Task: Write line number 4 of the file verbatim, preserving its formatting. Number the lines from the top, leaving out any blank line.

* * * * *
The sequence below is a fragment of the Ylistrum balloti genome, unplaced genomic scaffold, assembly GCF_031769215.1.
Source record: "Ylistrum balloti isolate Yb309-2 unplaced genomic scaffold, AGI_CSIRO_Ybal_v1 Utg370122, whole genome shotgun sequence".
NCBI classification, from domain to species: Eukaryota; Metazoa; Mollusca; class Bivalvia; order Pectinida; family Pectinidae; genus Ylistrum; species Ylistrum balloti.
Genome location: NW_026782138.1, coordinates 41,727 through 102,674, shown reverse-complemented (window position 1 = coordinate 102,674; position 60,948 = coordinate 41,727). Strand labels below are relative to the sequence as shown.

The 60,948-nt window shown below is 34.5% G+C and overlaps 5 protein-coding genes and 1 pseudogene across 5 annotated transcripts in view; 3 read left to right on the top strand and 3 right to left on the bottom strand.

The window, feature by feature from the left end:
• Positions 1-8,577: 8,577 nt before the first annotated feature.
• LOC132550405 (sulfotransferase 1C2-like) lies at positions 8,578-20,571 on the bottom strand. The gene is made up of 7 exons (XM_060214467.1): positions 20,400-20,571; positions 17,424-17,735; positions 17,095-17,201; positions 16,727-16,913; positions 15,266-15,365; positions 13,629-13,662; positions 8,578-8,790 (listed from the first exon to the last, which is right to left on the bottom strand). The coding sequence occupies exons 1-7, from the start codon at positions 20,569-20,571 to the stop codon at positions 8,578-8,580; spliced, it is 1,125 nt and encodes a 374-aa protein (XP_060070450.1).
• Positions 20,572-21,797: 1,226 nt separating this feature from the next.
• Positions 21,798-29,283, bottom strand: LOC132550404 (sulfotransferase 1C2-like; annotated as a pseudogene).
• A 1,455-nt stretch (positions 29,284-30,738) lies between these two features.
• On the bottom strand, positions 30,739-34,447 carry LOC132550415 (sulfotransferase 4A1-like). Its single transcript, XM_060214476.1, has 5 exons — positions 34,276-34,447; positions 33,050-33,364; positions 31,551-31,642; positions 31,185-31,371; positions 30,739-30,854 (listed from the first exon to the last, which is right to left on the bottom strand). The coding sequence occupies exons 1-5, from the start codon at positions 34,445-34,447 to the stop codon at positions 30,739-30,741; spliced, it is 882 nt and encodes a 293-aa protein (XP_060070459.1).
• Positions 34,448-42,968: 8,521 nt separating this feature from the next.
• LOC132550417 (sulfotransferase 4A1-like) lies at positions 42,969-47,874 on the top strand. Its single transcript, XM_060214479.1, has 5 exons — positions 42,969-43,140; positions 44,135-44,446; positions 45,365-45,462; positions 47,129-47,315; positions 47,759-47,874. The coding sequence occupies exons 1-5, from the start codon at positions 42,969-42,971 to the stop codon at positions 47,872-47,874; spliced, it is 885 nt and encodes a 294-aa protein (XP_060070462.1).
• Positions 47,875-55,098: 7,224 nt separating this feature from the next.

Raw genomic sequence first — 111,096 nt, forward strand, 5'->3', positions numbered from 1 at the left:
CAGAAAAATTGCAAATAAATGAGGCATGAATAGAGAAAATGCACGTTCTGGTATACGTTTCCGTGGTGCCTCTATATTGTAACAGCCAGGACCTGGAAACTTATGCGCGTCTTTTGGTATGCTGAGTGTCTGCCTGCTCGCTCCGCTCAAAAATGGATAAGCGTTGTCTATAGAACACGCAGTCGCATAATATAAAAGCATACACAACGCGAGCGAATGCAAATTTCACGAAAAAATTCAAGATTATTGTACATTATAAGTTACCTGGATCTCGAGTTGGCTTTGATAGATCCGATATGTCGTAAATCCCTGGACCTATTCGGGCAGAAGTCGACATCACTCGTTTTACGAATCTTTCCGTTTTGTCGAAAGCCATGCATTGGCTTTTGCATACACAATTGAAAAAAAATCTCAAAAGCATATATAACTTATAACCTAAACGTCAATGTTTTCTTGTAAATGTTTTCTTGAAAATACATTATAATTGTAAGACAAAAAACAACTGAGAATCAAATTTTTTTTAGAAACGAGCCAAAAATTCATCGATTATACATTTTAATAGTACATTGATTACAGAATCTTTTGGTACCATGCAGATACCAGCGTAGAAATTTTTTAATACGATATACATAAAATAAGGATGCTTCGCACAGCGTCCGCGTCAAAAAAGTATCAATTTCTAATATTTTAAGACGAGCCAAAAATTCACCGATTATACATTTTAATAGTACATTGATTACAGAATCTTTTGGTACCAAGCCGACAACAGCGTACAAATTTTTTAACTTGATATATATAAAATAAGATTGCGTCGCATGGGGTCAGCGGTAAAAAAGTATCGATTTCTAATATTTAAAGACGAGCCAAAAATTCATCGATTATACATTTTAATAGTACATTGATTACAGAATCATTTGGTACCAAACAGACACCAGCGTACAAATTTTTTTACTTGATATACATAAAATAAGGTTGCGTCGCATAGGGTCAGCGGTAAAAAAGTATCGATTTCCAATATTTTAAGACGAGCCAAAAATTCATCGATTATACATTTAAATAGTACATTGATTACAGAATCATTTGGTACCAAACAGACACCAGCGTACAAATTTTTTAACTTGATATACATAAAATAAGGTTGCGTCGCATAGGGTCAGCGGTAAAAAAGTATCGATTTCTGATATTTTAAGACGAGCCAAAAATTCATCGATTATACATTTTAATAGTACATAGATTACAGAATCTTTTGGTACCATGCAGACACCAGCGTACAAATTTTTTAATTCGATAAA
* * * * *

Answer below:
Genome location: NW_026782138.1, coordinates 41,727 through 102,674, shown reverse-complemented (window position 1 = coordinate 102,674; position 60,948 = coordinate 41,727). Strand labels below are relative to the sequence as shown.